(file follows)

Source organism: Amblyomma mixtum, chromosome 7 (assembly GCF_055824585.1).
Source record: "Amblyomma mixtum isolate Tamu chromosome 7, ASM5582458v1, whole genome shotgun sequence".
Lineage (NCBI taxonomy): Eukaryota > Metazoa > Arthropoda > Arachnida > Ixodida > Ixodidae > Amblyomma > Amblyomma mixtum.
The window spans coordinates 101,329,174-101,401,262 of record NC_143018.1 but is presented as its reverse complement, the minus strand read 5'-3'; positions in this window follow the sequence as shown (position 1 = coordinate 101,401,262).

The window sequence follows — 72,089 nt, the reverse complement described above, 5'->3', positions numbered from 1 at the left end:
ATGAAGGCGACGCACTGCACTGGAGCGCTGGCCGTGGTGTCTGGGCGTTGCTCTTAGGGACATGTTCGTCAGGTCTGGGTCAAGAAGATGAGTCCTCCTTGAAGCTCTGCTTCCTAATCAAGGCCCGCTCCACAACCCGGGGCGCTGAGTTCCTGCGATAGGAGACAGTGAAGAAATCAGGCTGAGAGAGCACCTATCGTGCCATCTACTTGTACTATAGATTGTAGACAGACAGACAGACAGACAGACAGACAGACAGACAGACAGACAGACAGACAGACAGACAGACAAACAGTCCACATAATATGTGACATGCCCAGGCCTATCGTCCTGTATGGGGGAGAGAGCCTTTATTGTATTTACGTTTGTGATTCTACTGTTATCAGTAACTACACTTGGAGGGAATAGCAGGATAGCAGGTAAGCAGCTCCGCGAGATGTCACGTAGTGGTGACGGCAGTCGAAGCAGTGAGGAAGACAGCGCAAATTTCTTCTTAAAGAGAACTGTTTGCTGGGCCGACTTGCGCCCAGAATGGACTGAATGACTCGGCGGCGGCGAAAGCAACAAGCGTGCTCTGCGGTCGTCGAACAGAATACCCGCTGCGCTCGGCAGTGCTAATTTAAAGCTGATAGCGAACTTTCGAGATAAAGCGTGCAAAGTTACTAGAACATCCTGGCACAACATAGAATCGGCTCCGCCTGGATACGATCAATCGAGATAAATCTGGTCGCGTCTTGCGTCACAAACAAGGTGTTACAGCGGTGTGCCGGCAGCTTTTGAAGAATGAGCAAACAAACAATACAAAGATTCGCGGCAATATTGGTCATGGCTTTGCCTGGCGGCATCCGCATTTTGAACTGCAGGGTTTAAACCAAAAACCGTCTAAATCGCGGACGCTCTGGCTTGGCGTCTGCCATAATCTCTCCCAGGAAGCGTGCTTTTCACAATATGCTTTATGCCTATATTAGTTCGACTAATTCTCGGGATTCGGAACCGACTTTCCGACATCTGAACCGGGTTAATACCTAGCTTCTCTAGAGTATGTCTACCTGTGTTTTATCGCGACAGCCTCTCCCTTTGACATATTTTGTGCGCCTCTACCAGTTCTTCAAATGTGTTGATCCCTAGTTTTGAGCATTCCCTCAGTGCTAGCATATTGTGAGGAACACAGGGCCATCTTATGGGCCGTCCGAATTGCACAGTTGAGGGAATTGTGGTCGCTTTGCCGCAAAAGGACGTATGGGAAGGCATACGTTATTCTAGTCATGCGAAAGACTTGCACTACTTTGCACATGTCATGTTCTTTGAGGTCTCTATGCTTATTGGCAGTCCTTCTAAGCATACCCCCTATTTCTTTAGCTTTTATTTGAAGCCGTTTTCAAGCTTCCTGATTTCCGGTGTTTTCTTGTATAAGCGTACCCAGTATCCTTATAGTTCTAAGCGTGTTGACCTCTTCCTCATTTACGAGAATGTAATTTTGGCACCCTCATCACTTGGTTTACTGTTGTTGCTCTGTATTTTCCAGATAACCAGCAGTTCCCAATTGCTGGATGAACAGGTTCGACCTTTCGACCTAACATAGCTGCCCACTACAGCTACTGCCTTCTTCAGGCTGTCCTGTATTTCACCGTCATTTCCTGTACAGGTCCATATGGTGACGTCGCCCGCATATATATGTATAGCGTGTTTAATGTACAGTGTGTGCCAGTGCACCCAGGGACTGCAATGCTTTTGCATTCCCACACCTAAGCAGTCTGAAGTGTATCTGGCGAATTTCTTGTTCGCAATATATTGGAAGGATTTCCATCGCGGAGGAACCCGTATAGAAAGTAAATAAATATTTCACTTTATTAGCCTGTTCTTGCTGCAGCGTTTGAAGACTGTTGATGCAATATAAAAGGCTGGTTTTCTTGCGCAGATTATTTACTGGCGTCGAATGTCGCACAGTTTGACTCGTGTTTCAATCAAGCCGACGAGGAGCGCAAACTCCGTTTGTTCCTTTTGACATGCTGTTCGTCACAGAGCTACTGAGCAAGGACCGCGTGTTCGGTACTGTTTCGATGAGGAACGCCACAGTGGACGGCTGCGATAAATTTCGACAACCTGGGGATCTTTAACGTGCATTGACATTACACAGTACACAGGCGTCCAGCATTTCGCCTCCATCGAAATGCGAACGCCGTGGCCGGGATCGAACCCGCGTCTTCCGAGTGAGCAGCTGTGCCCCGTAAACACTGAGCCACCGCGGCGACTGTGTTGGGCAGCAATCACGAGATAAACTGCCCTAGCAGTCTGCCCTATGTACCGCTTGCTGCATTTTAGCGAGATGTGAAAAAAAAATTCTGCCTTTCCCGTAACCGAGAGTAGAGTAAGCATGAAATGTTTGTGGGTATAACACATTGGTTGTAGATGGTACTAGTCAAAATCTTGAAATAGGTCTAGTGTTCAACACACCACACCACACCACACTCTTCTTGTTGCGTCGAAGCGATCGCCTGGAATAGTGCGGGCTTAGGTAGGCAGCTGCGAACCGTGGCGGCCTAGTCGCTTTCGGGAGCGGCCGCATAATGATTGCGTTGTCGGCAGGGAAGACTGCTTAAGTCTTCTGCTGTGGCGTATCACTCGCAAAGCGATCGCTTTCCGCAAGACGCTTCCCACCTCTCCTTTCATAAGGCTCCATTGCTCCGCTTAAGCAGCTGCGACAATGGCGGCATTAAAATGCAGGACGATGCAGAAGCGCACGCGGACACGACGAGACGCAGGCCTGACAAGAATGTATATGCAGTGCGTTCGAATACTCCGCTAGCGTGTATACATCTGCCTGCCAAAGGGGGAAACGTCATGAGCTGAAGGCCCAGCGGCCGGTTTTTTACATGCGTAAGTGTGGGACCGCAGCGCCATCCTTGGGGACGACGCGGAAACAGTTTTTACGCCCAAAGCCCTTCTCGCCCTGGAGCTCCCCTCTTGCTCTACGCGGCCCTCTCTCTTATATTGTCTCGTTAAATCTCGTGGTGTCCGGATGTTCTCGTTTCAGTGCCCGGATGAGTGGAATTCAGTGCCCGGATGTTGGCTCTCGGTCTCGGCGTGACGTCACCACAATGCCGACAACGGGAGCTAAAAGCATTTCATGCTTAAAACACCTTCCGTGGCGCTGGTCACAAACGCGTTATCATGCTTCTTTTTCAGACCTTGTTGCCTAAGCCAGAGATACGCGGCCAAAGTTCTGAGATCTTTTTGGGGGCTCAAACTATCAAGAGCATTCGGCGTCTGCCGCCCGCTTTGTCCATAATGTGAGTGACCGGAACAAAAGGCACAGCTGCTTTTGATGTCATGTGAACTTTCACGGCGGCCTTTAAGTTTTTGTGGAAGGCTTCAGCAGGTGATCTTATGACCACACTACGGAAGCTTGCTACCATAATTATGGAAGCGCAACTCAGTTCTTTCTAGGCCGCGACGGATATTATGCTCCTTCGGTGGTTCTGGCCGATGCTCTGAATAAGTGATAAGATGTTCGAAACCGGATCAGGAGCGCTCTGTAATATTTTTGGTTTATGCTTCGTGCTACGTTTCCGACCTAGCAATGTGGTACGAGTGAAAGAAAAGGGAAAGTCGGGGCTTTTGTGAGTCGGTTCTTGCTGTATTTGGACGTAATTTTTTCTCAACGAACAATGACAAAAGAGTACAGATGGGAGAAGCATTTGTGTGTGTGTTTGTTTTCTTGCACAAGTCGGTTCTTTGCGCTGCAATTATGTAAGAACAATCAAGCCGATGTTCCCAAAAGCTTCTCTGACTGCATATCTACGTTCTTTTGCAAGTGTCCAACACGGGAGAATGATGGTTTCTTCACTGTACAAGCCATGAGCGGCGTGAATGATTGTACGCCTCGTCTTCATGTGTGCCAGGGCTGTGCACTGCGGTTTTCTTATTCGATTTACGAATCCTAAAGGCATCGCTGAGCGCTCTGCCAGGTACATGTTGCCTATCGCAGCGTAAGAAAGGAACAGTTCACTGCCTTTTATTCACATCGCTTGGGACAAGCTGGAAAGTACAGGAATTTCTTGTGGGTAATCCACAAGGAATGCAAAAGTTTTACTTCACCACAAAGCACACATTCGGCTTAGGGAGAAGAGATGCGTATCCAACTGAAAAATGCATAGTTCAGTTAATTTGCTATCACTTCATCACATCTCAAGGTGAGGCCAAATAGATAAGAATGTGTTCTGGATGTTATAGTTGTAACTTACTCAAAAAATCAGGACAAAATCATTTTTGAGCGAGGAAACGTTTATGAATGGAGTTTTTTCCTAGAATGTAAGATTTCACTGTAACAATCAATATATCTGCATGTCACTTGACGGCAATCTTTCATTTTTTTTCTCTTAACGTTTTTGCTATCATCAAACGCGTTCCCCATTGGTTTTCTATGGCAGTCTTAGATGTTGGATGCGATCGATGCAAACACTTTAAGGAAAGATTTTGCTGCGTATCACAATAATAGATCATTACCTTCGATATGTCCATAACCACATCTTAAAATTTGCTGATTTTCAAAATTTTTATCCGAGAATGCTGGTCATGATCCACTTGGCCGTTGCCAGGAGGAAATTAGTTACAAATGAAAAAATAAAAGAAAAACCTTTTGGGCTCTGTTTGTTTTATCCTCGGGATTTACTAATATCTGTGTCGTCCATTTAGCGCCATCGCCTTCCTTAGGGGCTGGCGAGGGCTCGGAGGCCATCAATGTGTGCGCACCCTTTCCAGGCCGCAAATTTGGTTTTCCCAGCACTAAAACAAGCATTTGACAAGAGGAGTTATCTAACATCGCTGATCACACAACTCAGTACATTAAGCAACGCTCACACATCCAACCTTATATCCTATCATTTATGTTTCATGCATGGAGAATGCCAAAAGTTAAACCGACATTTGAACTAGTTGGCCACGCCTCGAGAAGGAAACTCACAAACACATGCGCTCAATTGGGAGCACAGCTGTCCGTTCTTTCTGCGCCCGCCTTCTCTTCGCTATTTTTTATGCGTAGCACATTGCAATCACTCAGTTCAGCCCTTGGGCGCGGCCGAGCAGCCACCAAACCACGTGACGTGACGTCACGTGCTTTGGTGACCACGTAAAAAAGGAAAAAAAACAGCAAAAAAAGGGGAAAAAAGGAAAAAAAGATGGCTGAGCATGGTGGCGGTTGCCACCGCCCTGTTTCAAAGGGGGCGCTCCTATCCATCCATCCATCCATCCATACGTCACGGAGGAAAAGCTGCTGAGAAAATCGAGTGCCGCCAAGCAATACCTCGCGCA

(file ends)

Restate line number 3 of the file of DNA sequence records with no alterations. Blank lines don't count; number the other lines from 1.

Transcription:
Lineage (NCBI taxonomy): Eukaryota > Metazoa > Arthropoda > Arachnida > Ixodida > Ixodidae > Amblyomma > Amblyomma mixtum.